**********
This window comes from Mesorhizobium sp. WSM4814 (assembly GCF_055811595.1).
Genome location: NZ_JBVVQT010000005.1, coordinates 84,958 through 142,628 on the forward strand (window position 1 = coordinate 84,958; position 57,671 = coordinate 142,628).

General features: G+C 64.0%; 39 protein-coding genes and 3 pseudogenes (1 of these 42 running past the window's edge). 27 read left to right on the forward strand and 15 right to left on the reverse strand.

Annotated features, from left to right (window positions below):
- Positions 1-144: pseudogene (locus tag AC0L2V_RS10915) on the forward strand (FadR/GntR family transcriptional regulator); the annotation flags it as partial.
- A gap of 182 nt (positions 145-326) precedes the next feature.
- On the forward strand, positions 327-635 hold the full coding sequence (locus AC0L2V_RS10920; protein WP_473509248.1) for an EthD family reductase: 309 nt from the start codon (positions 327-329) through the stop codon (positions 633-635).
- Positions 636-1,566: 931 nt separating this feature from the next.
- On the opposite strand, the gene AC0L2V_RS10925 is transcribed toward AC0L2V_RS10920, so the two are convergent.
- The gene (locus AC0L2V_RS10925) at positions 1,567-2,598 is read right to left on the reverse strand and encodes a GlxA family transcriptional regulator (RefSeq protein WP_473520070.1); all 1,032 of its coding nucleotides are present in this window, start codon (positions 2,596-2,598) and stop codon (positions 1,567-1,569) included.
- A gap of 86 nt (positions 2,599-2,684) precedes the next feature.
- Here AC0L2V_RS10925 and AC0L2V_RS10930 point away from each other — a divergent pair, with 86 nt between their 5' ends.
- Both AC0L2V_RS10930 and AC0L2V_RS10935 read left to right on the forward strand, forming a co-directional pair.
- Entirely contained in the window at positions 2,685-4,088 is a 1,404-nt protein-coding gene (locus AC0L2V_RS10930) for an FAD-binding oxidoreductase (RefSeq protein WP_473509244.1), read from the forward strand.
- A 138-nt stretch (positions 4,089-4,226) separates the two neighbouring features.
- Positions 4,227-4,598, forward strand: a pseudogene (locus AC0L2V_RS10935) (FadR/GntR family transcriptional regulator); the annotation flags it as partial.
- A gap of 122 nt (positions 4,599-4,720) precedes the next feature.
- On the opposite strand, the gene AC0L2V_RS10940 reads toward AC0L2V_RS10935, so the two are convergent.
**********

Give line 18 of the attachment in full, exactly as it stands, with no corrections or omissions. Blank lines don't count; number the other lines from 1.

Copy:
- On the opposite strand, the gene AC0L2V_RS10940 reads toward AC0L2V_RS10935, so the two are convergent.